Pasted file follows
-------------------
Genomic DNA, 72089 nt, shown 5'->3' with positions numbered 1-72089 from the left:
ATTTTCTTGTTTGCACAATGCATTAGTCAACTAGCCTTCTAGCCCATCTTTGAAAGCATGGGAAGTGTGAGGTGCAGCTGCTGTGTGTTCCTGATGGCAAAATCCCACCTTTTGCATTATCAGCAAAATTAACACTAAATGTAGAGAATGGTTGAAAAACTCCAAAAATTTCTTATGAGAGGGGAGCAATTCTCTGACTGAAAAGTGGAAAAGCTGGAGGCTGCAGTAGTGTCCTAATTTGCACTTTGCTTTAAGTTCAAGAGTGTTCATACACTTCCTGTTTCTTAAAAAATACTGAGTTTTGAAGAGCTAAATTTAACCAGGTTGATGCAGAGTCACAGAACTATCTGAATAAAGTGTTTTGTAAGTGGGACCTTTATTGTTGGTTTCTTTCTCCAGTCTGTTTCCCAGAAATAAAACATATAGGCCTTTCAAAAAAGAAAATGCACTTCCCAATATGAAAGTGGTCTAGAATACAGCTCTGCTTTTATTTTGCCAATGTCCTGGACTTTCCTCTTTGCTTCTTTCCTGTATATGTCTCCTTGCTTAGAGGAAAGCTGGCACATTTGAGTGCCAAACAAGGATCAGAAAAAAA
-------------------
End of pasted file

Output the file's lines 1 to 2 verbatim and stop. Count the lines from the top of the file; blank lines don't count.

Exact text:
Genomic DNA, 72089 nt, shown 5'->3' with positions numbered 1-72089 from the left:
ATTTTCTTGTTTGCACAATGCATTAGTCAACTAGCCTTCTAGCCCATCTTTGAAAGCATGGGAAGTGTGAGGTGCAGCTGCTGTGTGTTCCTGATGGCAAAATCCCACCTTTTGCATTATCAGCAAAATTAACACTAAATGTAGAGAATGGTTGAAAAACTCCAAAAATTTCTTATGAGAGGGGAGCAATTCTCTGACTGAAAAGTGGAAAAGCTGGAGGCTGCAGTAGTGTCCTAATTTGCACTTTGCTTTAAGTTCAAGAGTGTTCATACACTTCCTGTTTCTTAAAAAATACTGAGTTTTGAAGAGCTAAATTTAACCAGGTTGATGCAGAGTCACAGAACTATCTGAATAAAGTGTTTTGTAAGTGGGACCTTTATTGTTGGTTTCTTTCTCCAGTCTGTTTCCCAGAAATAAAACATATAGGCCTTTCAAAAAAGAAAATGCACTTCCCAATATGAAAGTGGTCTAGAATACAGCTCTGCTTTTATTTTGCCAATGTCCTGGACTTTCCTCTTTGCTTCTTTCCTGTATATGTCTCCTTGCTTAGAGGAAAGCTGGCACATTTGAGTGCCAAACAAGGATCAGAAAAAAA